So many of us struggle with personal boundaries. We feel that to be worthy of other people’s love or appreciation, we must always be helpful, even if that means putting aside our own needs and feelings.
And so we end up saying yes when we want to say no.
Or we can accept abuse in our relationships because we feel its okay
Or we can let other people’s urgent problems become our own
Or we constantly feel the need to apologize
And a zillion other ways of putting ourselves on the back burner.
Of course we diminish our own levels of wellbeing, but it also leads to emotional turmoil. Meet anyone who is doing too much for others, or neglecting their own self in the process, and you’ll also meet their counterpart who’s angry and resentful. You know the feeling – when we feel resentful that we’re the one who’s always giving. Or angry and hurt when we don’t get back the love and appreciation we wanted in the first place.
The good news is that we can use this very feeling of anger and resentment to set our boundaries – because anger is a sign that these boundaries have been violated. Ask yourself “What do I need to protect within me?” Is it my space, my time, my respect, my dignity…?”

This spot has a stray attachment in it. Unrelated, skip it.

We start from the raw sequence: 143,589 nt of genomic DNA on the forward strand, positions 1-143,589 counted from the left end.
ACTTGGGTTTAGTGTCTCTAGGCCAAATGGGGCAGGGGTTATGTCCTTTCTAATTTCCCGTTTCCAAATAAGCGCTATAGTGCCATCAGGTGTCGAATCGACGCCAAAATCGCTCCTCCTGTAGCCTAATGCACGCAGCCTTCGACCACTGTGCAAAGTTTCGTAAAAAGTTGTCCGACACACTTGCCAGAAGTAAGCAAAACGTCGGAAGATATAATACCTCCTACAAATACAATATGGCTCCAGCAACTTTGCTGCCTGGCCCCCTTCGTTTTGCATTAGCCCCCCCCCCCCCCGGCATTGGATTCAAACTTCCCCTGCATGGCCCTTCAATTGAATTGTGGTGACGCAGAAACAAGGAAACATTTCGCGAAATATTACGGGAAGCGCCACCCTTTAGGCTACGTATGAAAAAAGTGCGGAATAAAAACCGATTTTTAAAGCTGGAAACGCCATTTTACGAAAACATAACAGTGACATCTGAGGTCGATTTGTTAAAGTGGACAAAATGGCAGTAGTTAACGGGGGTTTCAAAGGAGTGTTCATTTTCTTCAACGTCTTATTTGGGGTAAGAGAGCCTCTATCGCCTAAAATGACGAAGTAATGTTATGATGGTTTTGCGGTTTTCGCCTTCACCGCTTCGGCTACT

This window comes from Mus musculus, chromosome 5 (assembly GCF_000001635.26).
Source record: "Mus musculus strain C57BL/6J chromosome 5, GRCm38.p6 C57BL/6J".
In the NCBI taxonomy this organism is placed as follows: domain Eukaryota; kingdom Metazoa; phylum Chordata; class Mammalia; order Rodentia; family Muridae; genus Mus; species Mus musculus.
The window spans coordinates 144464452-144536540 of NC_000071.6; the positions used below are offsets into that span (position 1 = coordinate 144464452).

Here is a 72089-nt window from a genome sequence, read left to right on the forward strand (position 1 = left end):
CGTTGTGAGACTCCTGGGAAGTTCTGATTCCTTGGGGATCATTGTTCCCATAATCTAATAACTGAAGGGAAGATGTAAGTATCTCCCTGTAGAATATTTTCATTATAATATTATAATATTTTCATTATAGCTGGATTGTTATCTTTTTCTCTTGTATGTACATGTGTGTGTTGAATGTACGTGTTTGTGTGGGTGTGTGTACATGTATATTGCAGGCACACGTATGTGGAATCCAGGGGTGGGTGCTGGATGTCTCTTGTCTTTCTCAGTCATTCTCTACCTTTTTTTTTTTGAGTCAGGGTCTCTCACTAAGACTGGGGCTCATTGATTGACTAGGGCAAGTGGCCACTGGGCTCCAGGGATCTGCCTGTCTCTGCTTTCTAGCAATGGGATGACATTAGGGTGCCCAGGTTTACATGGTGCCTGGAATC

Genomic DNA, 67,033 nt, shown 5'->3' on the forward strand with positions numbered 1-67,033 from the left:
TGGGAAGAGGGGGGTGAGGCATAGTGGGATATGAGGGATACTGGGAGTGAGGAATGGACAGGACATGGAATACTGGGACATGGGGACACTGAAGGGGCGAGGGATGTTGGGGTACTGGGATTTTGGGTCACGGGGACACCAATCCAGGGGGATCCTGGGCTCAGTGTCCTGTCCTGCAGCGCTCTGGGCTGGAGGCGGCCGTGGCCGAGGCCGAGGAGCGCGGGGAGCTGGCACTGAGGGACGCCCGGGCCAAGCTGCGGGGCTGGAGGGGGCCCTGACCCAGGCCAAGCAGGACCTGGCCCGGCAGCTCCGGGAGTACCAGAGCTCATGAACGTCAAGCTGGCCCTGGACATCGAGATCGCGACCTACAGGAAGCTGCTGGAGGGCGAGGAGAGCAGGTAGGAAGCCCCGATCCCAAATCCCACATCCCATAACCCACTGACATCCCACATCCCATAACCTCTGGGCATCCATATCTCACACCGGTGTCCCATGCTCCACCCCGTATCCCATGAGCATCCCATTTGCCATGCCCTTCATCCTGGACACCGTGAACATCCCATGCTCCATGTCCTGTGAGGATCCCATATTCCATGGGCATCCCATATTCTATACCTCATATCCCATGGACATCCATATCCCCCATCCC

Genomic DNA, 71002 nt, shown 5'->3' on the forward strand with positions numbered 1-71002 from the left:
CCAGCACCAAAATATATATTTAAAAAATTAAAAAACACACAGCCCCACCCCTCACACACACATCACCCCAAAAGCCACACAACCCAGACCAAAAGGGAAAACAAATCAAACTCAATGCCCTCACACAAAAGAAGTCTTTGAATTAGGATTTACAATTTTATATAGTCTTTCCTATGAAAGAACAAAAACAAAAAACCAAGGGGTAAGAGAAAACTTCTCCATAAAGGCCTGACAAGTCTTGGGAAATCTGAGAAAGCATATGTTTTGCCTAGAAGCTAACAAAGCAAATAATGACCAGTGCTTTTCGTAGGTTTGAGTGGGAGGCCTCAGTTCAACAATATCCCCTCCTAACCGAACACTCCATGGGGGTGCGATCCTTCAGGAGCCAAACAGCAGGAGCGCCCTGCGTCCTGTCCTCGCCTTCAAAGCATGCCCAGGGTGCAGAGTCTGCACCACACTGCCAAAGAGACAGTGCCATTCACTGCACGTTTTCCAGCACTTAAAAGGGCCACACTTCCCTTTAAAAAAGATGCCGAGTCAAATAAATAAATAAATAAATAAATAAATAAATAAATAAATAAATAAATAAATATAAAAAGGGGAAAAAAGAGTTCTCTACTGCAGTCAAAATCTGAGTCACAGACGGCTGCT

Then be clear on how you’ll communicate this to the other person in a way that’s direct and reasonable.
Here are a few things to keep in mind:
Don’t blame or accuse – it’ll simply make the other person defensive. Instead, start with saying something good – it will likely soften them and open the doors of communication.
Be specific – don’t assume they know what – even if you think they should know what you want! People are generally not mind readers – and even when they do try, they normally do a bad job of it…
Express emotions – and no, I don’t mean being aggressive or weepy! Let the other person know how their behavior makes you feel. This comes with a word of caution – if it’s a colleague you’re talking with, you’ll want to tone this down somewhat!
Listen! Encourage the other person to say what they feel about the situation. This is an important aspect of building boundaries because after all, boundaries shouldn’t be cast in stone. None of us wants to live in 1-woman castles – even if it sometimes feels like that’s just what we need! We need others in our lives, and working towards win-win communication is the best way to ensure that our boundaries are honored.
What strategies have you used to set your own personal boundaries? What’s helped you, and what hasn’t? Please share!